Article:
Petr Kazda & Tomás Weinreb – Já, Olga Hepnarová AKA I, Olga Hepnarova (2016)

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Olga Hepnarova was a young, lonely lesbian outsider from a coldhearted family who couldn’t play the part society had chosen for her. Her paranoid self-examination and inability to connect with other people eventually drove her over the edge of humanity when she was only 22 years old. The film shows the human being behind the mass murderer. Guided by her letters, we delve into Olga’s psyche and witness the worsening of her loneliness.

Olga is a complex young woman desperate to break free from her unfeeling family and social conventions. With her Louise Brooks-like tomboyish looks she drags herself, chain-smoking, from one job to another until she appears to find her niche as a truck driver. Although she has female lovers she does not form a bond with any of them; instead she clashes, time and again, venting herself in wordless emotional outbursts and other behavioural extremes. Continue reading

Vera Chytilová – Pasti, pasti, pasticky AKA Traps (1998)

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From starburstmagazine
For anyone feeling a little squeamish, of vegetarian inclination or just full from a hearty meal, the graphic opening scenes of Traps (or Pasti, Pasti, Pasticky to give its original title) that feature pig castration may prove a little difficult to stomach. These images also feel burned into your retina somehow; a poignant, pre-emptive piece of filmmaking that becomes disturbingly relevant later in the film. For Czech new wave director Vera Chytilovà, filmmaking was a mission. She became a dominant force in the industry and was often described as a militant feminist, although she preferred the term individualist. Traps bears many of the hallmarks that justify both these labels, and even now remains both boldly ambitious and deeply flawed. Continue reading

Jirí Krejcík – Vyssi princip AKA Higher Principle (1960)

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SYNOPSIS from kviff.com:

Jiří Krejčík’s A Higher Principle, together with Weiss’s film Romeo, Juliet and Darkness (1959), was one of those Czechoslovak films at the forefront of what is characterised in literature as the second wave of war prose. After years of the schematism and trivialisation of heroic pathos, films were gradually appearing towards the end of the 1950s which treated the theme of war with greater intimacy, and the heroism of those who resisted evil and Nazi barbarity was not so apparent at first glance. Krejčík selected a story by Jan Drda written almost immediately after the liberation, whose short text he and the author considerably reshaped. Continue reading

Irena Pavlásková – Fotograf (2015)

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Quote:
This acerbic biographical comedy subtitled “I Think You Should Calm Down, Ladies…!” is loosely inspired by the life of renowned photographer and celebrity Jan Saudek, outstandingly portrayed by Karel Roden. The film, appealing in its theme and treatment, focuses on the maestro’s relationships with women, specifically the devoted Líba, who enjoys subtle yet complete control over Jan (her character is undeniably inspired by his former partner Sára Saudková). In addition to numerous indelicate scenes, the brief flashbacks also reveal Jan’s ill-fated past (conflicts with the police and state security agents, a nightmare from his childhood), and there’s also room for staging Saudek’s famous photographic nudes, for which the models were usually morbidly obese. Pavlásková also exposes the artist’s quirky personality, where exhibitionism and vanity go hand in hand with Saudek’s fragility and male naivety, and his desire to extricate himself from his private solitude. Continue reading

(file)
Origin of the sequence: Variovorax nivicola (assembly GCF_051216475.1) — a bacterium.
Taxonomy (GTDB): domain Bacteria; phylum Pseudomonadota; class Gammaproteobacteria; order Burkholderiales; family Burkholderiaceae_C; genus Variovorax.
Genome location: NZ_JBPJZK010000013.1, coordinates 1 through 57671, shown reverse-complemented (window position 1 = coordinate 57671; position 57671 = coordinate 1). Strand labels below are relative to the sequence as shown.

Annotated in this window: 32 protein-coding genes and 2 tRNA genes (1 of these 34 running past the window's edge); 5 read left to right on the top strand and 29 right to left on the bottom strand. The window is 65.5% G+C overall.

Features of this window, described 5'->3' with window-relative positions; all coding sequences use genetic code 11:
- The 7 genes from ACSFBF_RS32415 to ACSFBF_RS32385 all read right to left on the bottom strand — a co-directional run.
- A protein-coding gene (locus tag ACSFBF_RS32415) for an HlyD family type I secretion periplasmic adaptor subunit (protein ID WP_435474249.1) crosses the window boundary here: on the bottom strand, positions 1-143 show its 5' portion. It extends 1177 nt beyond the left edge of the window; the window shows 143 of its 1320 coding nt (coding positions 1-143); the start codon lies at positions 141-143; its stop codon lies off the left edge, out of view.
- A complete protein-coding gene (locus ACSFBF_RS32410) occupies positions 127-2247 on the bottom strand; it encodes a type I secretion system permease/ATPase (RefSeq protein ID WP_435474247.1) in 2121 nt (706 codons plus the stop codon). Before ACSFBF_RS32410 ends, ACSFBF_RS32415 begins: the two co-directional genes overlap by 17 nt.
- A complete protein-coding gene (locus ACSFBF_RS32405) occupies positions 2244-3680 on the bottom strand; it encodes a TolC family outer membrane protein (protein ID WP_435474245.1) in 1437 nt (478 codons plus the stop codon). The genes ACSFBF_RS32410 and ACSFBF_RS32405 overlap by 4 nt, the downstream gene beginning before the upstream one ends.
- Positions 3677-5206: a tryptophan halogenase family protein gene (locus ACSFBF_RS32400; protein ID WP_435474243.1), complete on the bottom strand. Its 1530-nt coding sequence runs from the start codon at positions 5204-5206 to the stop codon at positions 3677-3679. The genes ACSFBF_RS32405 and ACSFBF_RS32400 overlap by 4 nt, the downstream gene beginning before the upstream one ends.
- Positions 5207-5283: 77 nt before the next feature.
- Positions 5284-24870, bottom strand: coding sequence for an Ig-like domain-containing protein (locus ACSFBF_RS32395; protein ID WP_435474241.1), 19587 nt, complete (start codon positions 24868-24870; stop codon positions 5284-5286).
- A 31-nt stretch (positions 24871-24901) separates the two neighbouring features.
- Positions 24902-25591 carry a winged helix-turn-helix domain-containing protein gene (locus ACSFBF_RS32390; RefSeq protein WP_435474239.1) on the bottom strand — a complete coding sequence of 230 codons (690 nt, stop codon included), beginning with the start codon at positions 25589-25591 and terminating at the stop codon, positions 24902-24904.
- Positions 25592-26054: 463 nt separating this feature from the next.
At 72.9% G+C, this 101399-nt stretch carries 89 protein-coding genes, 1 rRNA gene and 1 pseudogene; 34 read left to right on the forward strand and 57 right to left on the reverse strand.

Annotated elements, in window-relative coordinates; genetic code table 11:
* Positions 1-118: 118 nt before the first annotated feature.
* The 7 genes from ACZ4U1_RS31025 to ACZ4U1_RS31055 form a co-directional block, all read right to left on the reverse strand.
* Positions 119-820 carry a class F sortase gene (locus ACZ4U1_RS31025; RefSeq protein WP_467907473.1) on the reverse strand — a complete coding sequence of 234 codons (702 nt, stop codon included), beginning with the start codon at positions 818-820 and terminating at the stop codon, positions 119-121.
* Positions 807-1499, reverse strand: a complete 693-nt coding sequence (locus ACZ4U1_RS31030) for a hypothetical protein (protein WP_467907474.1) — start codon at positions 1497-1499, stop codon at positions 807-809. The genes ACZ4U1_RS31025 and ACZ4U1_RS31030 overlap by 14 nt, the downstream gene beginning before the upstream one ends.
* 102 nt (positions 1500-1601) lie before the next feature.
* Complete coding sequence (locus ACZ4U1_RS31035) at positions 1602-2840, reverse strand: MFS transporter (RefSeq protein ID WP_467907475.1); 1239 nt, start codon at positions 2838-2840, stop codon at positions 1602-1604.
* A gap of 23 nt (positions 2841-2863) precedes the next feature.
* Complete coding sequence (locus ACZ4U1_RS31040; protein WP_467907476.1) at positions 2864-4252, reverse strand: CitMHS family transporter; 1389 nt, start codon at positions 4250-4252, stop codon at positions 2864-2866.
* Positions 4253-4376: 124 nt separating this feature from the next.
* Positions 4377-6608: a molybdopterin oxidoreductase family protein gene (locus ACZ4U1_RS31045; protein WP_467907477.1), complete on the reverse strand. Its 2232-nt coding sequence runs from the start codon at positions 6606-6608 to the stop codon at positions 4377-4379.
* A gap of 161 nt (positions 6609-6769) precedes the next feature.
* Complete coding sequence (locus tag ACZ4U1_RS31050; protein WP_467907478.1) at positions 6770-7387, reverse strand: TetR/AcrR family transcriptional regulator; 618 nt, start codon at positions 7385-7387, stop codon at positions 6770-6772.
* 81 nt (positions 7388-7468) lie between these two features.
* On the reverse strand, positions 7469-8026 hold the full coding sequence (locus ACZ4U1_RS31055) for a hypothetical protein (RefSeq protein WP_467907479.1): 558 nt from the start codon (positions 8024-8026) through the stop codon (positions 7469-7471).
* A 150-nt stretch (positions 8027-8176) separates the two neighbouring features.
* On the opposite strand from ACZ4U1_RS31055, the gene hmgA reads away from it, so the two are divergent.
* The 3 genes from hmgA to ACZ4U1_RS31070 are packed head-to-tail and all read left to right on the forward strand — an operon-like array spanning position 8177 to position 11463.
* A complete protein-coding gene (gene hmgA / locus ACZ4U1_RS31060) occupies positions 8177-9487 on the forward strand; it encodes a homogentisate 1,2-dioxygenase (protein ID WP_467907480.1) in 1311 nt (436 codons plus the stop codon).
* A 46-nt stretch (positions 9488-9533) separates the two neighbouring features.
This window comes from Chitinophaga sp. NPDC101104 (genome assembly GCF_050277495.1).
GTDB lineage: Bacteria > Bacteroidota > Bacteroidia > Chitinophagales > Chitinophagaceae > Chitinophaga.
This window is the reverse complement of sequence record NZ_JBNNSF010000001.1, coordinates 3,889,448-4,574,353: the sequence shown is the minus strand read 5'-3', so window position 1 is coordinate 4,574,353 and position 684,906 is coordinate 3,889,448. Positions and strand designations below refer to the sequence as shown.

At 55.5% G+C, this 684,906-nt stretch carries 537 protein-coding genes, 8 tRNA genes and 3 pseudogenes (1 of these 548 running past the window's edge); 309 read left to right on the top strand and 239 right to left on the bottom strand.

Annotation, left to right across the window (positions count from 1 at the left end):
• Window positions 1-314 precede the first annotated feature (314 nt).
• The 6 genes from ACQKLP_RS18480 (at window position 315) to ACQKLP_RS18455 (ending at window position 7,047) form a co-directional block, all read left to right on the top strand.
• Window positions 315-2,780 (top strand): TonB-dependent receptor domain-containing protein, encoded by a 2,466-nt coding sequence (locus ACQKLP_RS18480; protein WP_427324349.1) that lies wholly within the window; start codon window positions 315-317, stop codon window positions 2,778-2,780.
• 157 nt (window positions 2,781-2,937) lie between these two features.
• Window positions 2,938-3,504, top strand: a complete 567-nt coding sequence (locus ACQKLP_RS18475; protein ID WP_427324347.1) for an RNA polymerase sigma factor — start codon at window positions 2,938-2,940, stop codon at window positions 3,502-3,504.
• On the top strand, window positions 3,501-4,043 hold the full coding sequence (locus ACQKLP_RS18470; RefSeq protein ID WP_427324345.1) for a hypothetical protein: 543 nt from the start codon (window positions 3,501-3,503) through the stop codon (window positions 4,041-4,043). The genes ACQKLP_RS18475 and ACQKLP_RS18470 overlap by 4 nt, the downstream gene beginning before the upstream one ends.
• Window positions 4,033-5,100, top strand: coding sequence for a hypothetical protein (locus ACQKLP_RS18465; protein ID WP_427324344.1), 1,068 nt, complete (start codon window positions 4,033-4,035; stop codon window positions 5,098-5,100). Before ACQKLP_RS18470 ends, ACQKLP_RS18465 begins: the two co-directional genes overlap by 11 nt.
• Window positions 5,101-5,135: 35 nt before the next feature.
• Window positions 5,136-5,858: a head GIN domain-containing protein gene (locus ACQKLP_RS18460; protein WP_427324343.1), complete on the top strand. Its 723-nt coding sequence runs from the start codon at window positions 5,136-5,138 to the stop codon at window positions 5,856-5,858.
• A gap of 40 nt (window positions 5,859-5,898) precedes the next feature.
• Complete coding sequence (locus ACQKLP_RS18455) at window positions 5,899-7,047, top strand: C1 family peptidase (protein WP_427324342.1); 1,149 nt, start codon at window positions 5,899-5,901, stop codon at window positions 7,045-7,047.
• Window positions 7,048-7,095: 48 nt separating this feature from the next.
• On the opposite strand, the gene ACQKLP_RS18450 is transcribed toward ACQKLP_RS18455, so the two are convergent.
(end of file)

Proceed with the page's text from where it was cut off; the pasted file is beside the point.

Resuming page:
Tomas Hodan – Filmovy dobrodruh Karel Zeman AKA Film Adventurer Karel Zeman (2015)

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A biographical film looking back at the life, work and significance of the genius of world cinema. It reveals the inspiration sources of his work and looks into the kitchen of the film tricks pioneer. As an absolute solitaire in his field, he created his own world based purely on his imagination. He was a complete autodidact and is therefore not easily classifiable into any film wave or direction. This extremely hardworking, resourceful man and a perfectionist, yet always preserving the ability to see the world from a child’s perspective is without any doubt one of the most successful and celebrated Czech filmmakers in the world. Thanks to their inner poetry and sincerity, his films do not age. Continue reading

Vera Chytilová – Strop AKA Ceiling (1962)

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Quote:
Vera Chytilova’s fascinating 1962 film-school thesis is a protofeminist meditation on the fashion industry that draws on Chytilova’s experience as a model. The storytelling is a bit clumsy, arbitrarily juxtaposing scenes of the protagonist posing at a photo shoot and awkwardly interacting with some young men in a cafe. But many of the images ring emotionally true, even those that have since become cliches—like the sequence in which she wanders the street at night staring at shop window mannequins. The film’s best scene—of the model standing on the runway while the audience whirls vertiginously about—evokes the vacuous instability of a self that exists only in the gaze of others. Continue reading